The report estimates the deposed Iraqi dictator diverted up to $1 billion over the years from the relief program to fatten his military and industrial capabilities — all right under the U.N.'s nose. The diverted cash, part of a series of bribes and payoffs related to the program, was supposed to go to suffering Iraqis in the form of humanitarian aid and food.
The report by CIA consultant and weapons inspector Charles Duelfer (search) is expected to reveal how Saddam turned the humanitarian program into a cash cow for himself and his cronies. U.S. officials said that in the report, Duelfer asserts that Iraq readily accepted the 1996 program because he knew it would give his government a steady flow of cash, much of which he could toss into his military-industrial complex.
Officials said Duelfer concluded in the report that the move was shrewd because by 1996, five years after the Persian Gulf War (search), Iraq's domestic economy was in such a sorry state that the regime could have collapsed at that time. The program allowed for the transfer of funds into civilian enterprises that could later have been converted for military use.
The Duelfer report estimates that Saddam's military-industrial budget was $8 million per year in 1996. By 2001, prior to the Sept. 11 terror attacks, the figure had ballooned to $350 million per year. The report credits the Oil-for-Food program for the jump, said the U.S. officials.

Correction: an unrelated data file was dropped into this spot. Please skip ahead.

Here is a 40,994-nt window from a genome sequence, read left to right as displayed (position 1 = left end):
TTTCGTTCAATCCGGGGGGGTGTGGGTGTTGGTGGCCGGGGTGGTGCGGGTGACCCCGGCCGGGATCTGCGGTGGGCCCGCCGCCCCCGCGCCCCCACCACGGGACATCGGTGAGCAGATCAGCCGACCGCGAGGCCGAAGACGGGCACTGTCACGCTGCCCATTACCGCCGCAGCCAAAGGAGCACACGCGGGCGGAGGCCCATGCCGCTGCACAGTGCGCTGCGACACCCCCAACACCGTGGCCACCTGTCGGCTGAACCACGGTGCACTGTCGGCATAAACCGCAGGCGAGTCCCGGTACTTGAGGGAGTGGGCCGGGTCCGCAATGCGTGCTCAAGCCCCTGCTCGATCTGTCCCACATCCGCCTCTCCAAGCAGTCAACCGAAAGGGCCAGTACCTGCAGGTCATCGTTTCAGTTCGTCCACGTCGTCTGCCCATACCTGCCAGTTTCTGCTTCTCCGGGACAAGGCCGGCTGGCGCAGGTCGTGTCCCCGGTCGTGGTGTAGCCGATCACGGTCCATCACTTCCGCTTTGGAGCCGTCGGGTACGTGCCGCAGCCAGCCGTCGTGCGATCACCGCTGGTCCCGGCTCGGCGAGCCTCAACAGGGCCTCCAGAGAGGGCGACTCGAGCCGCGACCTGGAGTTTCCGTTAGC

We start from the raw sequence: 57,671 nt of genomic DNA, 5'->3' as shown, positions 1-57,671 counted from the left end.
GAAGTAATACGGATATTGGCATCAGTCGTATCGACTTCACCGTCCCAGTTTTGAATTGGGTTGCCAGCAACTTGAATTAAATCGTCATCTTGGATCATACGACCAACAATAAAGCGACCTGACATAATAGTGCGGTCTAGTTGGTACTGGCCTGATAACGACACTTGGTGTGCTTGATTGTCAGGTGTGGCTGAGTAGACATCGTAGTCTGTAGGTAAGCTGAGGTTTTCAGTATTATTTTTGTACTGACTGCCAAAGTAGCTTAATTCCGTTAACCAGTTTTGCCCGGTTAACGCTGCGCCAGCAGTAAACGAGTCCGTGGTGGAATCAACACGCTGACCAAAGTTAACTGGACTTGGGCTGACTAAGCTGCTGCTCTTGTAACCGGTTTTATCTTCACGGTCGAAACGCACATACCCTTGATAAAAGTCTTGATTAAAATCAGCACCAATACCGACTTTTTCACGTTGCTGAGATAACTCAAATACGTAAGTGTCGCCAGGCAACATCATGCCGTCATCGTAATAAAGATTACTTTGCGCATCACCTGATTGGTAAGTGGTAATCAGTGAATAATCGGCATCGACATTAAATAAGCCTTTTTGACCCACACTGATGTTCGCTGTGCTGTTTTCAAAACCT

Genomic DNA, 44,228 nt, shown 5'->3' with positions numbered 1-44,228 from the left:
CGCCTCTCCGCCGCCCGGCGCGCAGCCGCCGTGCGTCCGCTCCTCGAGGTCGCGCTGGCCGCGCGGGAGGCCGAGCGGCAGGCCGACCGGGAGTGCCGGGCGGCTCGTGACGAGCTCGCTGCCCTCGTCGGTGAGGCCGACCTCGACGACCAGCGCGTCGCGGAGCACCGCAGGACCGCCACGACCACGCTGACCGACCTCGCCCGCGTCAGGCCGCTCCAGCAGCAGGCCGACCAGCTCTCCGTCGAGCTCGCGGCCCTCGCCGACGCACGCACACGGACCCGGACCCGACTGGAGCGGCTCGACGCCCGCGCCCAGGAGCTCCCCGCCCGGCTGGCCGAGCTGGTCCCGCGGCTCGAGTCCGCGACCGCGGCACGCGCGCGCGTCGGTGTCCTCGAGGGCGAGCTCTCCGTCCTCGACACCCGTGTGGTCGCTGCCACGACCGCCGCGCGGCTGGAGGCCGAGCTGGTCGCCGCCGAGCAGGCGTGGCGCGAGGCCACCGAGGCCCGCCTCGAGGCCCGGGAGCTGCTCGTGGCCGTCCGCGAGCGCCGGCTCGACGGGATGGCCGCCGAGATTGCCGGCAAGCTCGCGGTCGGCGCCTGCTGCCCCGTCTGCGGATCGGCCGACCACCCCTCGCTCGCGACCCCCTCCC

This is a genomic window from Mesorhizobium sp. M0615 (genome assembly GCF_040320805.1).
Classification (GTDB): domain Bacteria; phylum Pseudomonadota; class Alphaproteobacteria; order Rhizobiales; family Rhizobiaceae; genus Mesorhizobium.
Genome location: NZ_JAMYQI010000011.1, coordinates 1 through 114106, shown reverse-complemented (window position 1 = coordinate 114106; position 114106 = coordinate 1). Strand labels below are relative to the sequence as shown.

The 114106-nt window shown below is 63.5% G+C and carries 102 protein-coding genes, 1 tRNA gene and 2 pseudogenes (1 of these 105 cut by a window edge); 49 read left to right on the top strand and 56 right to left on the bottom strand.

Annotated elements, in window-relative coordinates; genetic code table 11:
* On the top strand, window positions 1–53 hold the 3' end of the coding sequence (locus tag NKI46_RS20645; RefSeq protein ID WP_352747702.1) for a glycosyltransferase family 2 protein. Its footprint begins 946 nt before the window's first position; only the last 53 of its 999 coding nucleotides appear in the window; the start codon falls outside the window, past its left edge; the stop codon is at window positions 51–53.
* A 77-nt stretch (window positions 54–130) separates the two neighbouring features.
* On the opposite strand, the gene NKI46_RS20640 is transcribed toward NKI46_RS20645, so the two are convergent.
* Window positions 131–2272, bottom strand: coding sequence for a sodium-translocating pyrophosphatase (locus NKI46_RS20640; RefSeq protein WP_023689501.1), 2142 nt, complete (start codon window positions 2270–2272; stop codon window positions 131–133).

The CIA's details come as the Wall Street Journal on Wednesday exposed new details about the Oil-for-Food program's head, Benon Sevan, who has been accused of receiving valuable oil contracts while he ran the program. Sevan has denied receiving bribes or payoffs, but the Journal alleged Sevan received contracts worth more than $1 million over five years.
"We raised issues about smuggling ... concerns about quality of the metering and other tools that we had available to us to conduct our duties under the Oil-for-Food program. We reported those to the U.N. This was outside our mandate to do these things," said John Denson, general counsel for Saybolt, one of the companies that was hired to monitor oil sales and the products entering Iraq bought with the proceeds.
Representatives from Saybolt testified in the House on Tuesday that they were threatened by Iraqi officials — on one occasion by 20 armed guards — and stymied by Saddam's ability to manipulate records and trade.
One European contractor hired by the United Nations to make sure the program was legitimately operating said he also complained that when he brought up allegations of corruption to Sevan, the United Nations did little or nothing to investigate.
Investigators are probing whether Saddam bought off the U.N. Security Council by giving billions in contracts to France, Russia and China, three of the five permanent members on the council. At congressional hearings on Tuesday, House Government Reform subcommittee Chairman Chris Shays, R-Conn., charged that the United Nations turned a blind eye to the corruption.
"It is really sad that we were so eager to end the embargo that we were willing, basically, to set up a program that really amounted to a fraud. Saddam got what he wanted, and yet proclaimed there were still sanctions," Shays said.
Meanwhile, the list of companies with whom Saddam did not want to do business was obtained by investigators working for House International Relations Committee Chairman Henry Hyde, R-Ill. The top reason Saddam apparently refused to do business with companies was that they also sold materials to what Iraqis called "The Zionist entity," in other words, Israel.
FOX News' Eric Shawn and Ian McCaleb and The Associated Press contributed to this report.